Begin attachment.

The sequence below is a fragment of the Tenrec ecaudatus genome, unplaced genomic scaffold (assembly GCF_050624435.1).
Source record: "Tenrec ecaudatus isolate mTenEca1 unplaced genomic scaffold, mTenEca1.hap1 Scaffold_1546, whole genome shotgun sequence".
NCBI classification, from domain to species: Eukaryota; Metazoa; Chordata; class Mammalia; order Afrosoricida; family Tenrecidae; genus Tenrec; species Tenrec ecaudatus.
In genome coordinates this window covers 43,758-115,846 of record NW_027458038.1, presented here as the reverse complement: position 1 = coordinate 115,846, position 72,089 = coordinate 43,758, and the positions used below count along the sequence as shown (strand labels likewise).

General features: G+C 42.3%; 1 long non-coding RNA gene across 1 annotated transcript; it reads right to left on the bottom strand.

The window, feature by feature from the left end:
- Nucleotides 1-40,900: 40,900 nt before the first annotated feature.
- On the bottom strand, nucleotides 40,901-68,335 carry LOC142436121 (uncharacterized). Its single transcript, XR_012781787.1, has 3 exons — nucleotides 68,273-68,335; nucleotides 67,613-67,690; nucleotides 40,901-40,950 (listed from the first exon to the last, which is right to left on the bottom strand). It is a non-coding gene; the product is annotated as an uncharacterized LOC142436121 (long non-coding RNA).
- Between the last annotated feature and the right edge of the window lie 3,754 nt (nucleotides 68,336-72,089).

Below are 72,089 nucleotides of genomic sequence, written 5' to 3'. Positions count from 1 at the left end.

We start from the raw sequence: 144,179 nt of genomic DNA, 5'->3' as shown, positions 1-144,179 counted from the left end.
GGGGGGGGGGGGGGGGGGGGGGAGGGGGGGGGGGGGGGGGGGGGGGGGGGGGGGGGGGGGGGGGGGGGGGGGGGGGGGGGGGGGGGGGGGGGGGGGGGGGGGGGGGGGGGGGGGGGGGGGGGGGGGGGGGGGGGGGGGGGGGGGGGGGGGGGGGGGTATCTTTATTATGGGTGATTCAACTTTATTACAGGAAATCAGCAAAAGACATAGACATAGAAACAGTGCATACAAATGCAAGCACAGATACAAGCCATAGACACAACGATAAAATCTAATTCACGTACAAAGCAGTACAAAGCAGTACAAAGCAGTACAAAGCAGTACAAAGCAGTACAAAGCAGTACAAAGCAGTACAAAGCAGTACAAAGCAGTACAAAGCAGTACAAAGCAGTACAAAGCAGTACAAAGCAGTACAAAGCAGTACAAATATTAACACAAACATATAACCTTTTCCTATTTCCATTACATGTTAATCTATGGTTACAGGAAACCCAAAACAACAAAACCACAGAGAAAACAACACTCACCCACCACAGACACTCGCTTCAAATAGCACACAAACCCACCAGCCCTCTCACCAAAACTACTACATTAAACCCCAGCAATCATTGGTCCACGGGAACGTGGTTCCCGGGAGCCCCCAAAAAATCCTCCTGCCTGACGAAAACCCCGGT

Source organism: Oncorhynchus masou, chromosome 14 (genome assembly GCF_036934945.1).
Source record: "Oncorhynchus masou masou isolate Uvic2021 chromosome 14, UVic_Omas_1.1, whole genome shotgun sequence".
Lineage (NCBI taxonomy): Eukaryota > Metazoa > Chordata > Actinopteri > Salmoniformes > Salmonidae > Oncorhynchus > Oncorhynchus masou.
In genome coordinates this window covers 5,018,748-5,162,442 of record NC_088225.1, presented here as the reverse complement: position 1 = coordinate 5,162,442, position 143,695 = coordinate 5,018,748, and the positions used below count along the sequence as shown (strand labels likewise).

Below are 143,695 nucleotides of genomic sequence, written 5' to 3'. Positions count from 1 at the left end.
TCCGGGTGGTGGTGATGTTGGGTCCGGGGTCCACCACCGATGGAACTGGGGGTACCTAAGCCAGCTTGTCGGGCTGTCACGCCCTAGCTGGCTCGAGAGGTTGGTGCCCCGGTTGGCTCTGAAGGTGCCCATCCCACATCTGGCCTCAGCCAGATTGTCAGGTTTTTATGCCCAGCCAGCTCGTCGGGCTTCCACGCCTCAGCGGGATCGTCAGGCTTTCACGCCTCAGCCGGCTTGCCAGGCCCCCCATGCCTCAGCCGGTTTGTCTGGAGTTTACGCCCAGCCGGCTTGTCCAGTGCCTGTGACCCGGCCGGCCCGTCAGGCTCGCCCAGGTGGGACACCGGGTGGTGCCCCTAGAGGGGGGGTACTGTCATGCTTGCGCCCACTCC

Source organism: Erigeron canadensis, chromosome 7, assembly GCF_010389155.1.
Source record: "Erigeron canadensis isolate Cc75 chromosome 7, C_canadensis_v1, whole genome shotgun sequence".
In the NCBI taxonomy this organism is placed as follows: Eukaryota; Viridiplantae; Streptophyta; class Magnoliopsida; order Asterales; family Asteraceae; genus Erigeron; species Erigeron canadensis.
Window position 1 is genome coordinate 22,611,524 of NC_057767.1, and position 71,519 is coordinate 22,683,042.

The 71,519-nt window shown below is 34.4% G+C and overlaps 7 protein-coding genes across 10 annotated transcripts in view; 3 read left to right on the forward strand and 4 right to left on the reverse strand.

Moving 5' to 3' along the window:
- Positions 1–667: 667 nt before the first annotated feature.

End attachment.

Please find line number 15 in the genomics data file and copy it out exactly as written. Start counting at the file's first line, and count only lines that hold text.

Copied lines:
Lineage (NCBI taxonomy): Eukaryota > Metazoa > Chordata > Actinopteri > Salmoniformes > Salmonidae > Oncorhynchus > Oncorhynchus masou.